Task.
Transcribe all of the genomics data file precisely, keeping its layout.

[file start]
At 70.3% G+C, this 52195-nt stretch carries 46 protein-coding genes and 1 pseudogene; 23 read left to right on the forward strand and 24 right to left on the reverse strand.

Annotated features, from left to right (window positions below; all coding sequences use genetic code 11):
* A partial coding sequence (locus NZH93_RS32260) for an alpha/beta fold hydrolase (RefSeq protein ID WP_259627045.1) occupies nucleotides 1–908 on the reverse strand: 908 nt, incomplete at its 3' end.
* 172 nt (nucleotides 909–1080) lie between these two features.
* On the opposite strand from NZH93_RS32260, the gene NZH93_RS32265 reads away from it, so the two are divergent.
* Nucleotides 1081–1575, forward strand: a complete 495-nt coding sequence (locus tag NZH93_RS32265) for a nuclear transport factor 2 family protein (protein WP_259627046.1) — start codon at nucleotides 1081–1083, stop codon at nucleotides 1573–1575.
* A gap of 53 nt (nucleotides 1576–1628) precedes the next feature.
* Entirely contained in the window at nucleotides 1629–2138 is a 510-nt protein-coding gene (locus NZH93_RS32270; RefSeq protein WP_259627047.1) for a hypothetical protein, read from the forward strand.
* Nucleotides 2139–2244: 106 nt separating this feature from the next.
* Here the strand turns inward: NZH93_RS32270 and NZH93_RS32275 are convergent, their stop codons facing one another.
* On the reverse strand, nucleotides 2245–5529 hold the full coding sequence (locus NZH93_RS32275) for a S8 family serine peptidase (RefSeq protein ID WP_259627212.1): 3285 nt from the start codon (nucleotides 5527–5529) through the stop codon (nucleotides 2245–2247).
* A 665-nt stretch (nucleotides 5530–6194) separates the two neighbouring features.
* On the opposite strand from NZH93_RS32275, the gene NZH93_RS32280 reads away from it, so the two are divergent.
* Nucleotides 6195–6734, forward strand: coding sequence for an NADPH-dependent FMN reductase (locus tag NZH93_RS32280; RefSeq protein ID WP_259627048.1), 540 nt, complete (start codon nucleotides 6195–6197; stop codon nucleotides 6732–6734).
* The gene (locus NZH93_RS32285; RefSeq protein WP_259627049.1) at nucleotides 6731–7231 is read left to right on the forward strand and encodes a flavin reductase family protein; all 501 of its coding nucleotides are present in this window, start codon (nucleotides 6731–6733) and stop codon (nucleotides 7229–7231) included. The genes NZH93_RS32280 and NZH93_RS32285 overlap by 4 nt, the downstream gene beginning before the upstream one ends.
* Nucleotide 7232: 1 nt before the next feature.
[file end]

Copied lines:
At 70.3% G+C, this 52195-nt stretch carries 46 protein-coding genes and 1 pseudogene; 23 read left to right on the forward strand and 24 right to left on the reverse strand.

Annotated features, from left to right (window positions below; all coding sequences use genetic code 11):
* A partial coding sequence (locus NZH93_RS32260) for an alpha/beta fold hydrolase (RefSeq protein ID WP_259627045.1) occupies nucleotides 1–908 on the reverse strand: 908 nt, incomplete at its 3' end.
* 172 nt (nucleotides 909–1080) lie between these two features.
* On the opposite strand from NZH93_RS32260, the gene NZH93_RS32265 reads away from it, so the two are divergent.
* Nucleotides 1081–1575, forward strand: a complete 495-nt coding sequence (locus tag NZH93_RS32265) for a nuclear transport factor 2 family protein (protein WP_259627046.1) — start codon at nucleotides 1081–1083, stop codon at nucleotides 1573–1575.
* A gap of 53 nt (nucleotides 1576–1628) precedes the next feature.
* Entirely contained in the window at nucleotides 1629–2138 is a 510-nt protein-coding gene (locus NZH93_RS32270; RefSeq protein WP_259627047.1) for a hypothetical protein, read from the forward strand.
* Nucleotides 2139–2244: 106 nt separating this feature from the next.
* Here the strand turns inward: NZH93_RS32270 and NZH93_RS32275 are convergent, their stop codons facing one another.
* On the reverse strand, nucleotides 2245–5529 hold the full coding sequence (locus NZH93_RS32275) for a S8 family serine peptidase (RefSeq protein ID WP_259627212.1): 3285 nt from the start codon (nucleotides 5527–5529) through the stop codon (nucleotides 2245–2247).
* A 665-nt stretch (nucleotides 5530–6194) separates the two neighbouring features.
* On the opposite strand from NZH93_RS32275, the gene NZH93_RS32280 reads away from it, so the two are divergent.
* Nucleotides 6195–6734, forward strand: coding sequence for an NADPH-dependent FMN reductase (locus tag NZH93_RS32280; RefSeq protein ID WP_259627048.1), 540 nt, complete (start codon nucleotides 6195–6197; stop codon nucleotides 6732–6734).
* The gene (locus NZH93_RS32285; RefSeq protein WP_259627049.1) at nucleotides 6731–7231 is read left to right on the forward strand and encodes a flavin reductase family protein; all 501 of its coding nucleotides are present in this window, start codon (nucleotides 6731–6733) and stop codon (nucleotides 7229–7231) included. The genes NZH93_RS32280 and NZH93_RS32285 overlap by 4 nt, the downstream gene beginning before the upstream one ends.
* Nucleotide 7232: 1 nt before the next feature.